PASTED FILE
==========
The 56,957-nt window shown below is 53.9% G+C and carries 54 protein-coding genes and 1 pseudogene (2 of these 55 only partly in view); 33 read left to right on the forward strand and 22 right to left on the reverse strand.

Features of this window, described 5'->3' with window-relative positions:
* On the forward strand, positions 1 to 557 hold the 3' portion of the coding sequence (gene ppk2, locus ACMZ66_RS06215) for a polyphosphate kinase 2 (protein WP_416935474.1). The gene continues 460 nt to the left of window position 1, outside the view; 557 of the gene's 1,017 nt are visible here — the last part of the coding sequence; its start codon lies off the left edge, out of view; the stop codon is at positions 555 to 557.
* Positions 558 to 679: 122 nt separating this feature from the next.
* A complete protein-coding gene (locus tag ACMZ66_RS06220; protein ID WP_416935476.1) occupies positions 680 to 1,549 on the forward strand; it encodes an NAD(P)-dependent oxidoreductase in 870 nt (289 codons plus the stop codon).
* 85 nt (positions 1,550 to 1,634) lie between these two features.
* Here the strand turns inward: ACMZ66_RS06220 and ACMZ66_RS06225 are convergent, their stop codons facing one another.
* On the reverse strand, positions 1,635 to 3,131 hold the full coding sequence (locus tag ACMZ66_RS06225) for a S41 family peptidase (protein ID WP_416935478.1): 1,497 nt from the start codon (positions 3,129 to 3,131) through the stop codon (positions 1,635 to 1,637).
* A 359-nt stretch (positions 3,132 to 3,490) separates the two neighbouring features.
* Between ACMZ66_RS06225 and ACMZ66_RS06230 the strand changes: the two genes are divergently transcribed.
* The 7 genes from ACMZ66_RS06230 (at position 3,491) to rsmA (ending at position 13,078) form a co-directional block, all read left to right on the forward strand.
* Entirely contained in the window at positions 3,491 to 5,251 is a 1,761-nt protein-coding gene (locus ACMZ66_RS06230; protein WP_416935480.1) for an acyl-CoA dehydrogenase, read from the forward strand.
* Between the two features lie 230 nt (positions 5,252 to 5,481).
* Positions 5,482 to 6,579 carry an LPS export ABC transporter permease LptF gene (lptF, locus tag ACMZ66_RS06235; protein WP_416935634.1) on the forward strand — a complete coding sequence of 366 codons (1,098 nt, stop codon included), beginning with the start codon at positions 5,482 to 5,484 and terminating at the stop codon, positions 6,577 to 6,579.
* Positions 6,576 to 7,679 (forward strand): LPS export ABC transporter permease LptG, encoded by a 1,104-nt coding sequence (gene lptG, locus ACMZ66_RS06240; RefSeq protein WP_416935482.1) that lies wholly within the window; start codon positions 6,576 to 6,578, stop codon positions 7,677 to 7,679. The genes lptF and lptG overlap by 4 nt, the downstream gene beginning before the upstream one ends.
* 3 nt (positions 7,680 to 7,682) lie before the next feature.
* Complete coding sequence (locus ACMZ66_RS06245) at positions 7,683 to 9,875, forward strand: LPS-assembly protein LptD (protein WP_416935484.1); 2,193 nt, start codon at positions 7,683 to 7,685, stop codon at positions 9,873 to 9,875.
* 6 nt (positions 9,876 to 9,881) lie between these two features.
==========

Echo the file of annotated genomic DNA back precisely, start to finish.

The 56,957-nt window shown below is 53.9% G+C and carries 54 protein-coding genes and 1 pseudogene (2 of these 55 only partly in view); 33 read left to right on the forward strand and 22 right to left on the reverse strand.

Features of this window, described 5'->3' with window-relative positions:
* On the forward strand, positions 1 to 557 hold the 3' portion of the coding sequence (gene ppk2, locus ACMZ66_RS06215) for a polyphosphate kinase 2 (protein WP_416935474.1). The gene continues 460 nt to the left of window position 1, outside the view; 557 of the gene's 1,017 nt are visible here — the last part of the coding sequence; its start codon lies off the left edge, out of view; the stop codon is at positions 555 to 557.
* Positions 558 to 679: 122 nt separating this feature from the next.
* A complete protein-coding gene (locus tag ACMZ66_RS06220; protein ID WP_416935476.1) occupies positions 680 to 1,549 on the forward strand; it encodes an NAD(P)-dependent oxidoreductase in 870 nt (289 codons plus the stop codon).
* 85 nt (positions 1,550 to 1,634) lie between these two features.
* Here the strand turns inward: ACMZ66_RS06220 and ACMZ66_RS06225 are convergent, their stop codons facing one another.
* On the reverse strand, positions 1,635 to 3,131 hold the full coding sequence (locus tag ACMZ66_RS06225) for a S41 family peptidase (protein ID WP_416935478.1): 1,497 nt from the start codon (positions 3,129 to 3,131) through the stop codon (positions 1,635 to 1,637).
* A 359-nt stretch (positions 3,132 to 3,490) separates the two neighbouring features.
* Between ACMZ66_RS06225 and ACMZ66_RS06230 the strand changes: the two genes are divergently transcribed.
* The 7 genes from ACMZ66_RS06230 (at position 3,491) to rsmA (ending at position 13,078) form a co-directional block, all read left to right on the forward strand.
* Entirely contained in the window at positions 3,491 to 5,251 is a 1,761-nt protein-coding gene (locus ACMZ66_RS06230; protein WP_416935480.1) for an acyl-CoA dehydrogenase, read from the forward strand.
* Between the two features lie 230 nt (positions 5,252 to 5,481).
* Positions 5,482 to 6,579 carry an LPS export ABC transporter permease LptF gene (lptF, locus tag ACMZ66_RS06235; protein WP_416935634.1) on the forward strand — a complete coding sequence of 366 codons (1,098 nt, stop codon included), beginning with the start codon at positions 5,482 to 5,484 and terminating at the stop codon, positions 6,577 to 6,579.
* Positions 6,576 to 7,679 (forward strand): LPS export ABC transporter permease LptG, encoded by a 1,104-nt coding sequence (gene lptG, locus ACMZ66_RS06240; RefSeq protein WP_416935482.1) that lies wholly within the window; start codon positions 6,576 to 6,578, stop codon positions 7,677 to 7,679. The genes lptF and lptG overlap by 4 nt, the downstream gene beginning before the upstream one ends.
* 3 nt (positions 7,680 to 7,682) lie before the next feature.
* Complete coding sequence (locus ACMZ66_RS06245) at positions 7,683 to 9,875, forward strand: LPS-assembly protein LptD (protein WP_416935484.1); 2,193 nt, start codon at positions 7,683 to 7,685, stop codon at positions 9,873 to 9,875.
* 6 nt (positions 9,876 to 9,881) lie between these two features.